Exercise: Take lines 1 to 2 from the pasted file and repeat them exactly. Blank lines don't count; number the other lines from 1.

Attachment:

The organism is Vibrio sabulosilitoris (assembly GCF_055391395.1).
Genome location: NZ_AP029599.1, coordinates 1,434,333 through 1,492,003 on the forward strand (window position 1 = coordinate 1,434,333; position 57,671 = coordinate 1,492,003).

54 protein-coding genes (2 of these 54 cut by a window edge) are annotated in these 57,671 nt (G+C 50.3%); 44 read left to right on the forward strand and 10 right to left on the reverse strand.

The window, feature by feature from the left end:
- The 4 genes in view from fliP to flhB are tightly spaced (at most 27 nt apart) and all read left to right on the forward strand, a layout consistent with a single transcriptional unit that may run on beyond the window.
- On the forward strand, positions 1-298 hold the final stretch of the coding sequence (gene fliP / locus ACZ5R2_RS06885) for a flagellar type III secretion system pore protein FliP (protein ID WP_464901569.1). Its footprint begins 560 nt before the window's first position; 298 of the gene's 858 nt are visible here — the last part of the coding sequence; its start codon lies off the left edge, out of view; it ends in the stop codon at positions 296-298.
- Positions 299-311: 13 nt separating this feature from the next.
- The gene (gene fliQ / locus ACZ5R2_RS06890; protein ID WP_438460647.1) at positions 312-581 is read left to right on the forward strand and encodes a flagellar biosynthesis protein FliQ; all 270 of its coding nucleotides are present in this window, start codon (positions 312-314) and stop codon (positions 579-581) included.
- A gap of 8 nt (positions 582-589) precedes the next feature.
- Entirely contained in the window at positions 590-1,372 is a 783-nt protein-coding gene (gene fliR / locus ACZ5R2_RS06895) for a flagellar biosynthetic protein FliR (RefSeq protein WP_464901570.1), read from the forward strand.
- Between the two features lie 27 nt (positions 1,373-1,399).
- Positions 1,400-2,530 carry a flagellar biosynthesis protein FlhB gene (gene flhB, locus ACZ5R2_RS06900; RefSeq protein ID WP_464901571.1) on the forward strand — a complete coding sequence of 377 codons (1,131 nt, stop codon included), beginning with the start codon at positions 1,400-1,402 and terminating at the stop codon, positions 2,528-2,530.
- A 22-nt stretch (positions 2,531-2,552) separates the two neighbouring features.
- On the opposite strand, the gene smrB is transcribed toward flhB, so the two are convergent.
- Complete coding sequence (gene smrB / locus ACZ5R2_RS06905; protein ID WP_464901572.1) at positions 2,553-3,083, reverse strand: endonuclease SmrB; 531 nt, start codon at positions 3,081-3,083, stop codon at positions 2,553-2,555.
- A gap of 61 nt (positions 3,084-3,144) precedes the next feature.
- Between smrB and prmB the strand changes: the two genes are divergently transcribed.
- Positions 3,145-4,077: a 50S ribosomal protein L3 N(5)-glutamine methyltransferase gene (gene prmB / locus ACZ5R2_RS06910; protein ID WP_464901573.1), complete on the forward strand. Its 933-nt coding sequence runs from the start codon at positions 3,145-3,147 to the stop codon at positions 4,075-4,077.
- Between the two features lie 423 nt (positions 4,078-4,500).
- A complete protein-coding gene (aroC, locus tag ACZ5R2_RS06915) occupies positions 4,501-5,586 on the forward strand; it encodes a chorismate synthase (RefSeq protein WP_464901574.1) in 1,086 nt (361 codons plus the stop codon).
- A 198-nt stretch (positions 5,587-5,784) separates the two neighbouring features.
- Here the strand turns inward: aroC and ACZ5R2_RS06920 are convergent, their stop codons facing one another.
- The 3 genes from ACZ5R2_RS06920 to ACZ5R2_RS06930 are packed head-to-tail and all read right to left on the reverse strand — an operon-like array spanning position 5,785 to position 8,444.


The organism is Vibrio sabulosilitoris (assembly GCF_055391395.1).
Genome location: NZ_AP029599.1, coordinates 1,434,333 through 1,492,003 on the forward strand (window position 1 = coordinate 1,434,333; position 57,671 = coordinate 1,492,003).